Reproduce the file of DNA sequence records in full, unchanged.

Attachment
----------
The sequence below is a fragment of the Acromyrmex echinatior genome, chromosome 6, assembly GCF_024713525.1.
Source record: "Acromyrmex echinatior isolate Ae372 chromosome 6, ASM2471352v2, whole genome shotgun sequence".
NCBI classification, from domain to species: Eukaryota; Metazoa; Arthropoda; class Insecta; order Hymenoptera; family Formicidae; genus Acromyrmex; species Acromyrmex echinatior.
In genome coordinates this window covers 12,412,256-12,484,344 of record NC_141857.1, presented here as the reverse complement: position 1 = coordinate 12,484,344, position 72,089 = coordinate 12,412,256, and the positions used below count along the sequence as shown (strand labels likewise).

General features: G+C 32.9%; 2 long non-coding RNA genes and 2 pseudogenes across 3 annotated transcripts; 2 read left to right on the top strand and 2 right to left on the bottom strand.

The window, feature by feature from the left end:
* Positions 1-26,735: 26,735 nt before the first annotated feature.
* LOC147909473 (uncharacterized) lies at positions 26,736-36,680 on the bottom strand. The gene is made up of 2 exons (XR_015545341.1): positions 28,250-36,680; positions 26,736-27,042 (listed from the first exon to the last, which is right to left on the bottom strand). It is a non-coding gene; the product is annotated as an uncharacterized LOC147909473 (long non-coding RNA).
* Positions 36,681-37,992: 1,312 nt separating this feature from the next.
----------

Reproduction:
The sequence below is a fragment of the Acromyrmex echinatior genome, chromosome 6, assembly GCF_024713525.1.
Source record: "Acromyrmex echinatior isolate Ae372 chromosome 6, ASM2471352v2, whole genome shotgun sequence".
NCBI classification, from domain to species: Eukaryota; Metazoa; Arthropoda; class Insecta; order Hymenoptera; family Formicidae; genus Acromyrmex; species Acromyrmex echinatior.
In genome coordinates this window covers 12,412,256-12,484,344 of record NC_141857.1, presented here as the reverse complement: position 1 = coordinate 12,484,344, position 72,089 = coordinate 12,412,256, and the positions used below count along the sequence as shown (strand labels likewise).

General features: G+C 32.9%; 2 long non-coding RNA genes and 2 pseudogenes across 3 annotated transcripts; 2 read left to right on the top strand and 2 right to left on the bottom strand.

The window, feature by feature from the left end:
* Positions 1-26,735: 26,735 nt before the first annotated feature.
* LOC147909473 (uncharacterized) lies at positions 26,736-36,680 on the bottom strand. The gene is made up of 2 exons (XR_015545341.1): positions 28,250-36,680; positions 26,736-27,042 (listed from the first exon to the last, which is right to left on the bottom strand). It is a non-coding gene; the product is annotated as an uncharacterized LOC147909473 (long non-coding RNA).
* Positions 36,681-37,992: 1,312 nt separating this feature from the next.